POV: Texas Introduces Technical Careers to a New Generation of Students
The career pathway initiative is a collaborative partnership between TCC and other community colleges in Texas. The career pathway project has been led by advisory leadership teams from Dallas County Community College District, Midland College, San Jacinto Community College District, Tyler Junior College, Navarro College, Texas State Technical College-West Texas and the Alamo Community College District and industry advisors.
The project began when industry partners contacted a group of community colleges to discuss the need to train replacement workers for the anticipated wave of baby boomers who are expected to retire from the energy industry in the next few years. While this will create numerous job openings nationwide, employers are having difficulty finding a new generation of qualified employees to fill these jobs. Technical education programs are not attracting adequate numbers of new students to replace retiring workers. With the current economic downturn the nation is facing, an emphasis is returning to technical education.
“We’re trying to re-innovate these programs to respond to the industry needs and provide students with workforce jobs,” said Don Perry, director of educational planning and policy for the Dallas Community College District. The current workforce, in industries such as petrochemical, oil and gas, power generation, instrumentation and other industrial sectors is beginning to retire. Many energy companies are questioning how they will fill those positions if young people aren’t entering these fields.
After the initial meetings, TCC submitted a grant proposal to the coordinating board to develop an energy career cluster and an assessment process to equate specialized industry training to college credit for workers seeking to complete an associate degree. The proposal was funded and the work began.
TCC organized several workshops and meetings throughout Texas to unite energy industry experts and faculty who teach energy-related courses to identify the sequence of courses and the end-of-course learning outcomes essential for students to be successful as energy technicians.
“This is a chance for us to totally change the philosophy of technical programs. We’re not creating a model just for the state of Texas, but for the nation; we need to do something now,” Nathan Sprinkle, senior training specialist for Entergy Texas, Inc., said during one of the workshops.
The courses represent the foundational knowledge and skills, as identified by the workshop participants, required of all energy technicians. Collectively these courses compose the Energy Technician Career Foundation Core (CFC). A CFC is a special type of certificate approved by the coordinating board that any community or technical college can adopt. One of the goals of the project leaders, and of the industry partners, is for all community colleges in Texas which offer energy-related programs to adopt the Energy Technician CFC.
The industry partners liked the concept of the CFC, essentially the first-year experience of a two-year degree, because students would have a common set of knowledge and skills. Separate second-year specializations include: power generation, oil and gas extraction, and process technology. The process technology specialization had been developed previously by the Gulf Coast Process Technology Alliance.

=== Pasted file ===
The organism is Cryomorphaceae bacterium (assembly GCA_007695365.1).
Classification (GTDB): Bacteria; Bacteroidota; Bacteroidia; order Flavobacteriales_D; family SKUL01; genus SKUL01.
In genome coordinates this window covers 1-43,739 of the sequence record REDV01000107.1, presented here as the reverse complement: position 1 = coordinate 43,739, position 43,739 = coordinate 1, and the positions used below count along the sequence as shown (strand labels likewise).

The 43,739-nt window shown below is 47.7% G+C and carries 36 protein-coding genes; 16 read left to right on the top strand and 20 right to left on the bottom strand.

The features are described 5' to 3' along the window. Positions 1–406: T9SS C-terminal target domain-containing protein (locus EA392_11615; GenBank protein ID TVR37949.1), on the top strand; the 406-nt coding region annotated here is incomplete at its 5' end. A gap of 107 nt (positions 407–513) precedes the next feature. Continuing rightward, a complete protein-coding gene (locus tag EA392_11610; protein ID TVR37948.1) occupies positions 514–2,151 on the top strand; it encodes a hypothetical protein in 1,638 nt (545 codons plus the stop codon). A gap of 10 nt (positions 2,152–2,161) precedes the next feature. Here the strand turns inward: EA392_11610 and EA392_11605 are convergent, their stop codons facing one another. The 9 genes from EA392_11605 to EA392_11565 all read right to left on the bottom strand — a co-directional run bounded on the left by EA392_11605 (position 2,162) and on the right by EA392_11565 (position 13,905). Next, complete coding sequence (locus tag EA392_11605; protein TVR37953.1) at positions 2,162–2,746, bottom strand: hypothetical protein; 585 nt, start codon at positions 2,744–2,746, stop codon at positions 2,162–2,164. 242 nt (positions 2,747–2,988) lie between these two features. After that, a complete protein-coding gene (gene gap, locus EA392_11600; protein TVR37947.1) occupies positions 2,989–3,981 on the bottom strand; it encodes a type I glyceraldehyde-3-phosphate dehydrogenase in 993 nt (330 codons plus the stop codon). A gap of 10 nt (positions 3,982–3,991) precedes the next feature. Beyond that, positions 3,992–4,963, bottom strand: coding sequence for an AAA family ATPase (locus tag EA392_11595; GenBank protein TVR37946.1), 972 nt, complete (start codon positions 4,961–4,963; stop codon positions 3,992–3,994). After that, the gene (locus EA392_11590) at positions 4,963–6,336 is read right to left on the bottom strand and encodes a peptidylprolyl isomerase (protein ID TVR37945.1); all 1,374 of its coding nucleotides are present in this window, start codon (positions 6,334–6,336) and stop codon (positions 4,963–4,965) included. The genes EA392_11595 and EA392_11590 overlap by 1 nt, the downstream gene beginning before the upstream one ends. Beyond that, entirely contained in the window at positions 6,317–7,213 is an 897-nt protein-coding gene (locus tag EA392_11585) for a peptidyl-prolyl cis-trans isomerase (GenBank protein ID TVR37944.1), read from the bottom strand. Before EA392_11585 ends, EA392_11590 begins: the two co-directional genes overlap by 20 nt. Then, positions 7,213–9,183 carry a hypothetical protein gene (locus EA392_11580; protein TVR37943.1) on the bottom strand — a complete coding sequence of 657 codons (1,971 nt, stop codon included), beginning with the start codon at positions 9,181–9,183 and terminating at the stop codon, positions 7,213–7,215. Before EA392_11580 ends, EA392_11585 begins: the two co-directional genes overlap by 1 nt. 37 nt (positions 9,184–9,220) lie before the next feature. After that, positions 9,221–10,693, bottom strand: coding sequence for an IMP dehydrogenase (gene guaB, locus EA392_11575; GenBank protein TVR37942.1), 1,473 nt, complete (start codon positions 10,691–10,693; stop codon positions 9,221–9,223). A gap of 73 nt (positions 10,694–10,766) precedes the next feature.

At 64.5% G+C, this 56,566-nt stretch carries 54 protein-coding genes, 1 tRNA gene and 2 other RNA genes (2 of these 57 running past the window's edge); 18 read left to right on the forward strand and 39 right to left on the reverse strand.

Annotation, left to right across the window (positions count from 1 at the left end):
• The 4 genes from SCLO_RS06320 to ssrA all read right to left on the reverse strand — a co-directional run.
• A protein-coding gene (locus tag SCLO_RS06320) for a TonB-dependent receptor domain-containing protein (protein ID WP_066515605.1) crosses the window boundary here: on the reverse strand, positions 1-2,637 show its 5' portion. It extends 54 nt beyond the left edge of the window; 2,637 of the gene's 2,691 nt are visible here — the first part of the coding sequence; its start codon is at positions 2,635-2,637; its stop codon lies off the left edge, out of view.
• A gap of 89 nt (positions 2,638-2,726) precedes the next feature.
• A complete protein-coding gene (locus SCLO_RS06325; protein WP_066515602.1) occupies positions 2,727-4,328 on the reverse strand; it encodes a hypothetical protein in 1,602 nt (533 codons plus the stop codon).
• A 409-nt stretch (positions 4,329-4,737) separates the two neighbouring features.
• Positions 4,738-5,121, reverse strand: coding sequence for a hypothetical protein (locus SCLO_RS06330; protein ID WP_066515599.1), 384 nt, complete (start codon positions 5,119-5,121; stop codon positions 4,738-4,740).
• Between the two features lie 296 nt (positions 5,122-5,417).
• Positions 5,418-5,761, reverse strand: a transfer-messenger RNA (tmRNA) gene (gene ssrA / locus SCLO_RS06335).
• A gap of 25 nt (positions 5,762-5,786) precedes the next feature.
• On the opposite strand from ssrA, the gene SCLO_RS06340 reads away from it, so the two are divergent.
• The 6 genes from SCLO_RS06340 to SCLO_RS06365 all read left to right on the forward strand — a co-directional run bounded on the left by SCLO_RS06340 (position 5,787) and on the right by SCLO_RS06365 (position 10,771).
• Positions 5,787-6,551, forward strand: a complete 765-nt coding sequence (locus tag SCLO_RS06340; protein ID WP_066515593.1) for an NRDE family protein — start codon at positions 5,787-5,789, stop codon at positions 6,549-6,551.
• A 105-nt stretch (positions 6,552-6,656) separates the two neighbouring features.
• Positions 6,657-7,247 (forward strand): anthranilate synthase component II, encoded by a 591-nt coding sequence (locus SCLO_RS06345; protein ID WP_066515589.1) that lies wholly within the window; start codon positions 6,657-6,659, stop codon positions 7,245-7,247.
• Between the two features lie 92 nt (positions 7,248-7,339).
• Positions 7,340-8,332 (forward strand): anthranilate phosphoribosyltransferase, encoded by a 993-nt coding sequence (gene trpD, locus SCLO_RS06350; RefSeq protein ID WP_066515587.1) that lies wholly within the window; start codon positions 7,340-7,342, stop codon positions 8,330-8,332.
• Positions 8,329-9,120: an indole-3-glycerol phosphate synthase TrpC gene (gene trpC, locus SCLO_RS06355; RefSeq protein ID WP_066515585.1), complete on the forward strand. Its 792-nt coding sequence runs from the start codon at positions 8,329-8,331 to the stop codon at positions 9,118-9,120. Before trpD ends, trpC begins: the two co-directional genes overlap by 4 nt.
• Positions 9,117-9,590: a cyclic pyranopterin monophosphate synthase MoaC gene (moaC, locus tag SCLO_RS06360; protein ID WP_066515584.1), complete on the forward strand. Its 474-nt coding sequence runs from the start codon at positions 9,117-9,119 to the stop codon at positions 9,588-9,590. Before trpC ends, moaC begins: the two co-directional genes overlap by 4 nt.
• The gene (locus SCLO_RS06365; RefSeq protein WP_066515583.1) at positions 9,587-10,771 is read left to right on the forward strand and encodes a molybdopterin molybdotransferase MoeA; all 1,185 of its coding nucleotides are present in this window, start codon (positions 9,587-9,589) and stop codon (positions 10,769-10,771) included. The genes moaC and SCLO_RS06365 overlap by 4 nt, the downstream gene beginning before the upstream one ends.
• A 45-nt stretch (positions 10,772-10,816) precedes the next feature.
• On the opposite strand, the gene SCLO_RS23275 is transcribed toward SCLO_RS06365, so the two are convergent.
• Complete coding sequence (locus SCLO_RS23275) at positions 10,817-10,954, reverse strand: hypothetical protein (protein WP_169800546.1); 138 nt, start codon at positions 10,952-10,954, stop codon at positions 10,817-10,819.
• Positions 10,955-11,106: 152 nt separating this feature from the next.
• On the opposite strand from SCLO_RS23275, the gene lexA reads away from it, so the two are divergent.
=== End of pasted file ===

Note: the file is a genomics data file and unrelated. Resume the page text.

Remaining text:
During the first year of the project, faculty and administrators, guided by industry experts, worked to develop a series of courses to be included in the state’s technical course database, Workforce Education Course Manual, a common repository of courses shared by all Texas community colleges. While Texas community colleges share a common database of courses, they do not work at the program level to deliver similar content across the state.
During the coming year, the project team plans to have teams develop course learning outcomes and course guides. While many are opposed to the concept of course or learning standardization, the project is working to develop a career pathway that meets the standards identified by industry. Texas community colleges are beginning to adopt the energy career cluster curriculum developed by the project. During the most recent project workshop, educational administrators from Louisiana attended the meeting as observers, and they are considering adopting the same curriculum model at their college because they support many of the same employers. Educators and industry experts from other states have inquired about the project and expressed interest in replicating the career pathway in their state.
By reintroducing these industries to high school and college students, faculty and administrators hope to meet the needs that industry partners continue to identify and emphasize. By presenting earning opportunities, job placement programs and job stability statistics, perhaps it will be worth a second glance to new students. Traditional “know-how” has taken a backseat to more advancement in computer skills and software development.
According to Catherine O’Brien, associate vice chancellor of learning at San Jacinto Community College, even re-introducing basic hand tool skills could prove to be beneficial.
“These kids come out with ‘game boy’ and computer skills, so to speak, but ask them the difference between a flat head and a Phillips head screwdriver, and they look confused,” O’Brien said. “It’s time to bring back some ‘farm boy’ aspects into these technical programs so that they have common knowledge across the board regarding these industries.”
The author has served as project director of the Energy Career Pathway Project.
He is a doctoral candidate at Tarleton State University.
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